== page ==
Crosby didn't have any points during five-on-five situations, but he played a spirited game, and had one of the best plays of the night. Crosby,in a diving effort, cleared the puck out of the zone to help ice the game. The best dive of his career in my opinion.

Crosby dives to save the day on Make A Gif


Paul Martin had a huge turnaround. Martin was largely at fault for both of the Blue Jackets' first two goals, and played really uninspired hockey in the first period. However, Martin rebounded in a big way, tallying two assists, and doing a great job possessing the puck and generating offense during the rest of the game. 

All season long, I kept criticizing Rob Scuderi. All season I kept getting replies saying how he was going to help in the playoffs. I also kept hearing that when Kris Letang returned he would be a lot better. Well, it's the playoffs and Letang is back, and Scuderi was still bad last night. He took a terrible penalty which led to a goal against, and was also on the ice for a goal against. Scuderi also had the worst possession numbers on the night out out of all of the Pens' defensmen. Brooks Orpik and Kris Letang were just as bad to be honest.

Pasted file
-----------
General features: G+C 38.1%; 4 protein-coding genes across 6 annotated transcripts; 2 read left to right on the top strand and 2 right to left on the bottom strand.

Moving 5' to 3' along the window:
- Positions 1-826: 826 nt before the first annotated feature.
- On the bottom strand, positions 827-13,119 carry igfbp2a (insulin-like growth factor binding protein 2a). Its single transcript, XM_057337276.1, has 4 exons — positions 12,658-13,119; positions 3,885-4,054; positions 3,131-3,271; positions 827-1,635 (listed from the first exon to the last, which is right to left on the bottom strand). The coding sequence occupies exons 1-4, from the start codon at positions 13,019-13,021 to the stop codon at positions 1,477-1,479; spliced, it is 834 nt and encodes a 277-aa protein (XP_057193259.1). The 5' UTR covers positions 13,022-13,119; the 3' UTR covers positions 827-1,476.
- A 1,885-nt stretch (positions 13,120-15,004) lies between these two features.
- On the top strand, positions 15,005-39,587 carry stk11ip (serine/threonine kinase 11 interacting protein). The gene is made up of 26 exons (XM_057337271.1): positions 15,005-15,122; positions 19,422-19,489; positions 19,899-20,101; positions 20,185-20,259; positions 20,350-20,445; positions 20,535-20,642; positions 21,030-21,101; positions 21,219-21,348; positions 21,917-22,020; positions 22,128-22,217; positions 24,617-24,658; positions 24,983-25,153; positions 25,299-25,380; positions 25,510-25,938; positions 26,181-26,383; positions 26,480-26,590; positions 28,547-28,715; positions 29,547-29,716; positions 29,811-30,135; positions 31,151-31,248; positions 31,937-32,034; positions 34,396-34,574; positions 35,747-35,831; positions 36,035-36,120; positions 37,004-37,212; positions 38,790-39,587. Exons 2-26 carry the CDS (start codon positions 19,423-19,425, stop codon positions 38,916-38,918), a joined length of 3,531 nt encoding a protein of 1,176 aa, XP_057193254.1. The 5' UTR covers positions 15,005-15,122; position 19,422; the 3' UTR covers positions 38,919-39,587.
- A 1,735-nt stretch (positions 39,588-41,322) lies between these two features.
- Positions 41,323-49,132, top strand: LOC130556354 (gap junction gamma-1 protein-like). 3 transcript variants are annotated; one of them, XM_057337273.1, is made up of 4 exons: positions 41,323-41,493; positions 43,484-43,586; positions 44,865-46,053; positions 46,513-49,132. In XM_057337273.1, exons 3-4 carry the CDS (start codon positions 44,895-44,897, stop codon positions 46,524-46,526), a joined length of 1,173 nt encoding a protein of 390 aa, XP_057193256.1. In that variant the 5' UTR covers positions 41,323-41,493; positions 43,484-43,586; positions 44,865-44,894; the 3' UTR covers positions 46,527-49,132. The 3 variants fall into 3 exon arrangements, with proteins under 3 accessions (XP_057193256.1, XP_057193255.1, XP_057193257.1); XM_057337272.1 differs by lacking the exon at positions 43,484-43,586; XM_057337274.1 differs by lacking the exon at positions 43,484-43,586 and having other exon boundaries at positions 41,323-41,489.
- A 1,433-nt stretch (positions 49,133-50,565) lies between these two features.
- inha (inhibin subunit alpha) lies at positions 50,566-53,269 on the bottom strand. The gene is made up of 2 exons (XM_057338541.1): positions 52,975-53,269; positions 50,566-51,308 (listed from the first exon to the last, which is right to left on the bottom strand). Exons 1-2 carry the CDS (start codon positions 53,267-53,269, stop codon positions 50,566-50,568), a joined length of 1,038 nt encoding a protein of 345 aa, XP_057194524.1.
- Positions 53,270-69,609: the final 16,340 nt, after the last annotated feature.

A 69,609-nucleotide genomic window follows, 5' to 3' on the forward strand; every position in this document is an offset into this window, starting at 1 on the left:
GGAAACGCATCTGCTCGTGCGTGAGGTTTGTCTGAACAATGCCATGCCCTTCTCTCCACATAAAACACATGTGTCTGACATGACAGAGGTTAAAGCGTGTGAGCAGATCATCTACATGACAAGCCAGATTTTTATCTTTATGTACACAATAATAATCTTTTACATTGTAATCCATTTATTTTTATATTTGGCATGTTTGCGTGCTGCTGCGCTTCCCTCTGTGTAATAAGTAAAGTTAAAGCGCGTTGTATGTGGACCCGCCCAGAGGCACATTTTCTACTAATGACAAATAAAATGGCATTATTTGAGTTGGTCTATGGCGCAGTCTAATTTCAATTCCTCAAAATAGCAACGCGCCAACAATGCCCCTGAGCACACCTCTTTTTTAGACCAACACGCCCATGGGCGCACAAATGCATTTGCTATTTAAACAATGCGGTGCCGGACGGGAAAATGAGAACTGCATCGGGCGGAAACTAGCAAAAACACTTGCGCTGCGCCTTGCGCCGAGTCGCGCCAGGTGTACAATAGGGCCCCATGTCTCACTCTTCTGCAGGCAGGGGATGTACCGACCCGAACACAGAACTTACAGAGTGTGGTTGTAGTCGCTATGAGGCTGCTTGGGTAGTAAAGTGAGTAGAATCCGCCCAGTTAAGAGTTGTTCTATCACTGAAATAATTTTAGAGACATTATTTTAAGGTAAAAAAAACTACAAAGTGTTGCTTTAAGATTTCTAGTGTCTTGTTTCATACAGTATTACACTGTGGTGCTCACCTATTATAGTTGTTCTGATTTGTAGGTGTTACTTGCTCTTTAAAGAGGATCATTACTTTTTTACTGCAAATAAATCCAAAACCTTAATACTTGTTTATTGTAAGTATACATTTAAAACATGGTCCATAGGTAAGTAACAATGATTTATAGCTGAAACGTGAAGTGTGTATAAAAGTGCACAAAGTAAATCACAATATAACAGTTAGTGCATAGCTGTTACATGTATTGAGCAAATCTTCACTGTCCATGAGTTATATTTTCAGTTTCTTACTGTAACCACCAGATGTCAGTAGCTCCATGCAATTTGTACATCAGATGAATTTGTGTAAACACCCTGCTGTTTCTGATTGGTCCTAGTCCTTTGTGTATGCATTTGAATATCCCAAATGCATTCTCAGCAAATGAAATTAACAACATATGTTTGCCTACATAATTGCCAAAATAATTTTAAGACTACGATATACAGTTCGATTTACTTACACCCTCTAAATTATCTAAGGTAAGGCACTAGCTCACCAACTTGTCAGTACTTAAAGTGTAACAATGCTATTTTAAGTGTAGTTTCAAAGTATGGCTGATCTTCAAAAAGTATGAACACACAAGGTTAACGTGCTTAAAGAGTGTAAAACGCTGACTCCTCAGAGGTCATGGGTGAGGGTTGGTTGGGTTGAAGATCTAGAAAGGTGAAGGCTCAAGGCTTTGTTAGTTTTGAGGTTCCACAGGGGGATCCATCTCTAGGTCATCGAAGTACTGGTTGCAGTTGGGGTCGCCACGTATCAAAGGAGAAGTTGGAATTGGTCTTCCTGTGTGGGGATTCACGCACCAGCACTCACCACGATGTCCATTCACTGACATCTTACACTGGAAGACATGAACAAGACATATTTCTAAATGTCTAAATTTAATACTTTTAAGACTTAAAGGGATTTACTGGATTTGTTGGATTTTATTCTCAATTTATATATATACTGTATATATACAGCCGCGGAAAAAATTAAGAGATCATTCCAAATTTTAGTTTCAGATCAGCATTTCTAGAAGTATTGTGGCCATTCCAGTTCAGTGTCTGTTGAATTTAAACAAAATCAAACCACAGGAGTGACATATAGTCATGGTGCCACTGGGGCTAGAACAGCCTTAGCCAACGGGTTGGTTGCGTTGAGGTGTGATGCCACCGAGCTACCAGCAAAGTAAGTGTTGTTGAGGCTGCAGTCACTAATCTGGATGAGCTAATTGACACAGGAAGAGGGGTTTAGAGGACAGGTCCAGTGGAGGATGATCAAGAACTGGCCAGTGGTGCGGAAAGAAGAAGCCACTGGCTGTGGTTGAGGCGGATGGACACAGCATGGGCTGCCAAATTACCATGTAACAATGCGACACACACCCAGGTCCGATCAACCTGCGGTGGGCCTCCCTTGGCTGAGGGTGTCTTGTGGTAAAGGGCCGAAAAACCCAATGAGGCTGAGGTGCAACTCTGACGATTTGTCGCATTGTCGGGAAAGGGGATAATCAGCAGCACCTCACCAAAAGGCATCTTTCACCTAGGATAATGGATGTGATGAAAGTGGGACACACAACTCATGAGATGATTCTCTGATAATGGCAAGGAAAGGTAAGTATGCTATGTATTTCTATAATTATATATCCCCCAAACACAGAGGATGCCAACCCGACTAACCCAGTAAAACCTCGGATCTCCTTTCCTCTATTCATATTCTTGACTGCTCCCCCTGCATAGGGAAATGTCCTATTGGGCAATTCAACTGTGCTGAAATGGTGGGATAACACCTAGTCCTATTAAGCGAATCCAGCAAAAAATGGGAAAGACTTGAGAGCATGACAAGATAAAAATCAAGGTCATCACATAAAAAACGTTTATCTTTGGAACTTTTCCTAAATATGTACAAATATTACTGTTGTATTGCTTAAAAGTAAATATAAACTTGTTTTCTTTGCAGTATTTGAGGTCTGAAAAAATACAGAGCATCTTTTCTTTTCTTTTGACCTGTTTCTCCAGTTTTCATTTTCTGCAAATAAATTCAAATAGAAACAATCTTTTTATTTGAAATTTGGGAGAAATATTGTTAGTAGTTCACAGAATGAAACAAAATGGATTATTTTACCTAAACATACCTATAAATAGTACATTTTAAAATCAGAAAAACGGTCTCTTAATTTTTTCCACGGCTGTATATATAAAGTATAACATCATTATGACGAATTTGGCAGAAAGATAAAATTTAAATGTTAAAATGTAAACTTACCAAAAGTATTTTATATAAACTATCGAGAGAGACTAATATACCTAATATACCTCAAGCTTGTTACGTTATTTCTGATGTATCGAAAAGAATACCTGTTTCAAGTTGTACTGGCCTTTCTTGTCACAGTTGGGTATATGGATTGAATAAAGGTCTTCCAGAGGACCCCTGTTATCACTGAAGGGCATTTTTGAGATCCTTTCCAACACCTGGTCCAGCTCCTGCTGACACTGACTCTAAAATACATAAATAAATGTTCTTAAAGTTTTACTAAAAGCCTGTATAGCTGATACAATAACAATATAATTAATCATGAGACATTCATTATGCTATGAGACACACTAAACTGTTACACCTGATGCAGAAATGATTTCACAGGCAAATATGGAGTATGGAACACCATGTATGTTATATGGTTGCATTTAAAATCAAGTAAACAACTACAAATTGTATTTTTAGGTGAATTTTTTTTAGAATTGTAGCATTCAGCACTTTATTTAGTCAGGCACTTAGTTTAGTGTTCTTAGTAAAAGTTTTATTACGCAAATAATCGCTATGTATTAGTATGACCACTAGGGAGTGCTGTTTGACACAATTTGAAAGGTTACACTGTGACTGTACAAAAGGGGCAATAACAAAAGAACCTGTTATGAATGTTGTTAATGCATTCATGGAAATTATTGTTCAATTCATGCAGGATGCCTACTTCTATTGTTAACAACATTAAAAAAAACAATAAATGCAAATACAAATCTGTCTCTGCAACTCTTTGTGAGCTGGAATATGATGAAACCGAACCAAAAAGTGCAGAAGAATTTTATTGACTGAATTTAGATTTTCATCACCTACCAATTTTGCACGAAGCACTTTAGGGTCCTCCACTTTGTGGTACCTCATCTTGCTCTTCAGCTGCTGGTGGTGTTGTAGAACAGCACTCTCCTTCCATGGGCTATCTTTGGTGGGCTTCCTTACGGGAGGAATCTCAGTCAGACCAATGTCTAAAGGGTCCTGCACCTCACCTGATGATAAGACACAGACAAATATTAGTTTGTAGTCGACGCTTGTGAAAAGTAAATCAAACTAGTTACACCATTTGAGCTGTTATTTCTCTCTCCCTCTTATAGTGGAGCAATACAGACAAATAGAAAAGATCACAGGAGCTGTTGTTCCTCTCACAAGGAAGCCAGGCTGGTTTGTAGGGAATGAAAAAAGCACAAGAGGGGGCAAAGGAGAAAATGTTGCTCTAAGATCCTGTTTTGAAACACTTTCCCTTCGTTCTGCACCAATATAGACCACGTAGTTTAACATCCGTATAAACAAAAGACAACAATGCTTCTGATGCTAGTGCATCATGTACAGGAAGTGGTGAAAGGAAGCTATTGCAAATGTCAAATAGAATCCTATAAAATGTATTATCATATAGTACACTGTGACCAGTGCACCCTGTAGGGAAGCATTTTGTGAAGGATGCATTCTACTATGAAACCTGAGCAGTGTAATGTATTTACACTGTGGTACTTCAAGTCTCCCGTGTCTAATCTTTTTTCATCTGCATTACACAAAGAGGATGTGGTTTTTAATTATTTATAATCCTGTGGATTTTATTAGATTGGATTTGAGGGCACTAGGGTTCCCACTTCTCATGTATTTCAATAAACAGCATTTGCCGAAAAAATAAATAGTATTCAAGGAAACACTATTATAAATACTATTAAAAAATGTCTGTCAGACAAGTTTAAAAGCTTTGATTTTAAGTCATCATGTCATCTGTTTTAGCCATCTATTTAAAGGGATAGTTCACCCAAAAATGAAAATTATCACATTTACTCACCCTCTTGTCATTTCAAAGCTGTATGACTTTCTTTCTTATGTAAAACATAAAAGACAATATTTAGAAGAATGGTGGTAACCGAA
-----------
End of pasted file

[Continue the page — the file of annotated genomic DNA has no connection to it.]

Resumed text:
Nachos

Now for the real reason you came here. I attended game one in person, sitting in section 203. Sometime during the second period, all Hell broke loose. I have been to a ton of sporting events in my lifetime, especially in Pittsburgh, but out of every incident that I have personally witnessed, the one I saw Wednesday night takes the cake.